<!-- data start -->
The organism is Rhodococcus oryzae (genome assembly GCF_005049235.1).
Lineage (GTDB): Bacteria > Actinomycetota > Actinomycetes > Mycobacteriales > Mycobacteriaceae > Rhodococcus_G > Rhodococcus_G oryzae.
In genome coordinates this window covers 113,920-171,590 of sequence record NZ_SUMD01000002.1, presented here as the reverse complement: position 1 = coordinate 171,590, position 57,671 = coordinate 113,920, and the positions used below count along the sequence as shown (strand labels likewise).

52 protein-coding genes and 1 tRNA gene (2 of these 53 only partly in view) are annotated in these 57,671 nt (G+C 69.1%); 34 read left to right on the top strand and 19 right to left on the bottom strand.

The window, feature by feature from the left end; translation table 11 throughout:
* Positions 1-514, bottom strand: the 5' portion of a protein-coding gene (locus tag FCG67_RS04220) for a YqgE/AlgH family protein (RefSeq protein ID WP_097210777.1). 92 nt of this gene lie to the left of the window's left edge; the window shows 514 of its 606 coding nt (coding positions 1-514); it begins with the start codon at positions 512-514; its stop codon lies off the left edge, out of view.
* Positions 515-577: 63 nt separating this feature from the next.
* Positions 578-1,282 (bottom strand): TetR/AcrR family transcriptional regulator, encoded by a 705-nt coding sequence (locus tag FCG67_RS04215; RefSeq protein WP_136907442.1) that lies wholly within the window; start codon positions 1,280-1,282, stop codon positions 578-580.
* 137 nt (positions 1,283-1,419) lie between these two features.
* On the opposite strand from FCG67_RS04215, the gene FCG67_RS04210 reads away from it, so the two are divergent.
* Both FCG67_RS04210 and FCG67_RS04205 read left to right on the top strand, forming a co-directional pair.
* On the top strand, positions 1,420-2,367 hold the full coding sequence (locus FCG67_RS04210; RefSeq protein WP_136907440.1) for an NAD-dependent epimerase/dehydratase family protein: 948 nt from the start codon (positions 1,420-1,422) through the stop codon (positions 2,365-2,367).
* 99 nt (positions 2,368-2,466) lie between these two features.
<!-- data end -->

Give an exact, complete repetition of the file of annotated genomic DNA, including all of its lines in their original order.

The organism is Rhodococcus oryzae (genome assembly GCF_005049235.1).
Lineage (GTDB): Bacteria > Actinomycetota > Actinomycetes > Mycobacteriales > Mycobacteriaceae > Rhodococcus_G > Rhodococcus_G oryzae.
In genome coordinates this window covers 113,920-171,590 of sequence record NZ_SUMD01000002.1, presented here as the reverse complement: position 1 = coordinate 171,590, position 57,671 = coordinate 113,920, and the positions used below count along the sequence as shown (strand labels likewise).

52 protein-coding genes and 1 tRNA gene (2 of these 53 only partly in view) are annotated in these 57,671 nt (G+C 69.1%); 34 read left to right on the top strand and 19 right to left on the bottom strand.

The window, feature by feature from the left end; translation table 11 throughout:
* Positions 1-514, bottom strand: the 5' portion of a protein-coding gene (locus tag FCG67_RS04220) for a YqgE/AlgH family protein (RefSeq protein ID WP_097210777.1). 92 nt of this gene lie to the left of the window's left edge; the window shows 514 of its 606 coding nt (coding positions 1-514); it begins with the start codon at positions 512-514; its stop codon lies off the left edge, out of view.
* Positions 515-577: 63 nt separating this feature from the next.
* Positions 578-1,282 (bottom strand): TetR/AcrR family transcriptional regulator, encoded by a 705-nt coding sequence (locus tag FCG67_RS04215; RefSeq protein WP_136907442.1) that lies wholly within the window; start codon positions 1,280-1,282, stop codon positions 578-580.
* 137 nt (positions 1,283-1,419) lie between these two features.
* On the opposite strand from FCG67_RS04215, the gene FCG67_RS04210 reads away from it, so the two are divergent.
* Both FCG67_RS04210 and FCG67_RS04205 read left to right on the top strand, forming a co-directional pair.
* On the top strand, positions 1,420-2,367 hold the full coding sequence (locus FCG67_RS04210; RefSeq protein WP_136907440.1) for an NAD-dependent epimerase/dehydratase family protein: 948 nt from the start codon (positions 1,420-1,422) through the stop codon (positions 2,365-2,367).
* 99 nt (positions 2,368-2,466) lie between these two features.